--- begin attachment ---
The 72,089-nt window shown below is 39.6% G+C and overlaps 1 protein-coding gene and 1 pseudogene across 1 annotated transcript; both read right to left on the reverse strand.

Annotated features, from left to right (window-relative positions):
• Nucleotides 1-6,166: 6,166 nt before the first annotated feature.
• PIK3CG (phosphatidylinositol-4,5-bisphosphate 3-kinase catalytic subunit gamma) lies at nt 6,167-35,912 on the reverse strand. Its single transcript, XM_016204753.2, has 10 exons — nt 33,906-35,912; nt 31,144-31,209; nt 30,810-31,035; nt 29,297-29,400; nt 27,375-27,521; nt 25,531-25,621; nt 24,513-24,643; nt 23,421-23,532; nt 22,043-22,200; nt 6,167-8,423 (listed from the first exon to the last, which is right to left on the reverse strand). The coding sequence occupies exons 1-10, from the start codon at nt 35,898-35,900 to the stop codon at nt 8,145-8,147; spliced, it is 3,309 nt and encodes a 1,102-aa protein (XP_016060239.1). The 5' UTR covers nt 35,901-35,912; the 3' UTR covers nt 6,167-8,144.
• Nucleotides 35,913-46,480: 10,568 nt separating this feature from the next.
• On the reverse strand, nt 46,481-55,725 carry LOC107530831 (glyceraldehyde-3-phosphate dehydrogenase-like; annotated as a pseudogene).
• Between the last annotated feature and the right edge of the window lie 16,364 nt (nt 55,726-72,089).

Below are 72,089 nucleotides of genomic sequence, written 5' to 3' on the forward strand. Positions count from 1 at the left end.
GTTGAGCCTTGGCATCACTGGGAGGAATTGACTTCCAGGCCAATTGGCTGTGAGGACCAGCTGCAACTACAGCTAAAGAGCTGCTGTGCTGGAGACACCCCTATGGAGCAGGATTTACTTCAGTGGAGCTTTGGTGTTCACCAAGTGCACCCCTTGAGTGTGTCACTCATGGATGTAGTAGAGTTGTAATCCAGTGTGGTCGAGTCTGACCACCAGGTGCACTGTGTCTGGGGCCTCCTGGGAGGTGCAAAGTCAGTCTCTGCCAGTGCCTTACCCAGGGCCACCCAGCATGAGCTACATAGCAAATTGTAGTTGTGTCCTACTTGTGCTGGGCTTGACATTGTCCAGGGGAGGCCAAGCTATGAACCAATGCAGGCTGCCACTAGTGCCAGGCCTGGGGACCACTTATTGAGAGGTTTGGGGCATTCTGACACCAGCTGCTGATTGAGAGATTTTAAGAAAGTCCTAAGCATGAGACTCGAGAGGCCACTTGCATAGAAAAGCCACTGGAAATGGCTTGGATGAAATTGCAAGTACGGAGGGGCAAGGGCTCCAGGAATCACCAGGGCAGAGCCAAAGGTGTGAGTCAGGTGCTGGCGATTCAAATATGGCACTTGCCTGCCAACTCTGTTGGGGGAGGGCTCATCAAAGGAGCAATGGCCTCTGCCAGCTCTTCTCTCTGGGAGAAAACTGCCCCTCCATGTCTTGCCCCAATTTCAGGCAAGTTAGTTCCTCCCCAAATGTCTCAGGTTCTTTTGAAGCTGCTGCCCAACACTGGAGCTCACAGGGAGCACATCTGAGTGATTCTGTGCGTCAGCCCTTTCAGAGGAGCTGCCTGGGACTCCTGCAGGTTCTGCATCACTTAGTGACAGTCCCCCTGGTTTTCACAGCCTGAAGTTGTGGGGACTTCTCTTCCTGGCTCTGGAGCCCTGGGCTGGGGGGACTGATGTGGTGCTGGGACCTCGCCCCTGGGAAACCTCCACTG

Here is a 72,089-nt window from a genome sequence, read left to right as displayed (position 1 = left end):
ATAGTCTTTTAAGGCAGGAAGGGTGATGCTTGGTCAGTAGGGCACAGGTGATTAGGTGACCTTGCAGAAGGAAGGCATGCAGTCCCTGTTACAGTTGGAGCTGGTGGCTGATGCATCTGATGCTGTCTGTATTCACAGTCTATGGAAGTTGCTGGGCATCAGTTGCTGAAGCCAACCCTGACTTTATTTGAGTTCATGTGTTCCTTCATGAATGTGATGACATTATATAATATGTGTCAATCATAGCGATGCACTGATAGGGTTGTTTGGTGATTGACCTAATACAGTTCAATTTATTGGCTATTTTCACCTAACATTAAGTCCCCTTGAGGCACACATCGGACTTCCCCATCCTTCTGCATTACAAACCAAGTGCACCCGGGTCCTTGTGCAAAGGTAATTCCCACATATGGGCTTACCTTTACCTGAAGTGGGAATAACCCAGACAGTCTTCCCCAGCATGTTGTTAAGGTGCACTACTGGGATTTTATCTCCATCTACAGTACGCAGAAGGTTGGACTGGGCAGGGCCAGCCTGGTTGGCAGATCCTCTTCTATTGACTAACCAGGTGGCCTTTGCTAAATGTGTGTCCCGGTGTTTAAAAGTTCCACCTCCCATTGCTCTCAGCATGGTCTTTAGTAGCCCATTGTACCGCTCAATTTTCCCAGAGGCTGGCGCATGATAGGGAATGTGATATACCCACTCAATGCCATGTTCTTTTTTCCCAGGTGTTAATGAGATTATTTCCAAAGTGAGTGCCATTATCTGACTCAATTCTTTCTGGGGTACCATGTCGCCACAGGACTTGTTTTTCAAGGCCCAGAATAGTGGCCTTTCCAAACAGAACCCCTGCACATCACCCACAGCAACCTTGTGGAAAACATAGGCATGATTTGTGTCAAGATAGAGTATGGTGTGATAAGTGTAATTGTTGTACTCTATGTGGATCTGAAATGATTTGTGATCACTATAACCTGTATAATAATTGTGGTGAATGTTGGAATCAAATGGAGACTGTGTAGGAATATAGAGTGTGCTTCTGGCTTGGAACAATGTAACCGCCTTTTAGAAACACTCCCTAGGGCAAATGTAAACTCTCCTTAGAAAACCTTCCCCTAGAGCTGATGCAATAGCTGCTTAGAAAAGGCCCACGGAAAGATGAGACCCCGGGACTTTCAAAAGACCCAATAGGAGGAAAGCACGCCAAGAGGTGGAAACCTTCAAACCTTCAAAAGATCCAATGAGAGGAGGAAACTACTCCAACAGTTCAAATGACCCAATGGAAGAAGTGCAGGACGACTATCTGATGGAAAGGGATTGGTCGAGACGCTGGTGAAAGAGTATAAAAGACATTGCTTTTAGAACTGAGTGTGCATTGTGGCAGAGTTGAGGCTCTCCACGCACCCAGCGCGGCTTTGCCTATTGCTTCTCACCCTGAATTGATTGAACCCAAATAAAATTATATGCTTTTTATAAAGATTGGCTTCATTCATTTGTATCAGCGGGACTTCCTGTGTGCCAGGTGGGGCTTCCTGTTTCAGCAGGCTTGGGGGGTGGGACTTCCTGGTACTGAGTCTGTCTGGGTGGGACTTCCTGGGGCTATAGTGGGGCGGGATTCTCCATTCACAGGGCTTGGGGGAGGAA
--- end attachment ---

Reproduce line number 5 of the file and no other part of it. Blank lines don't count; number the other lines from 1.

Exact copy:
• Nucleotides 35,913-46,480: 10,568 nt separating this feature from the next.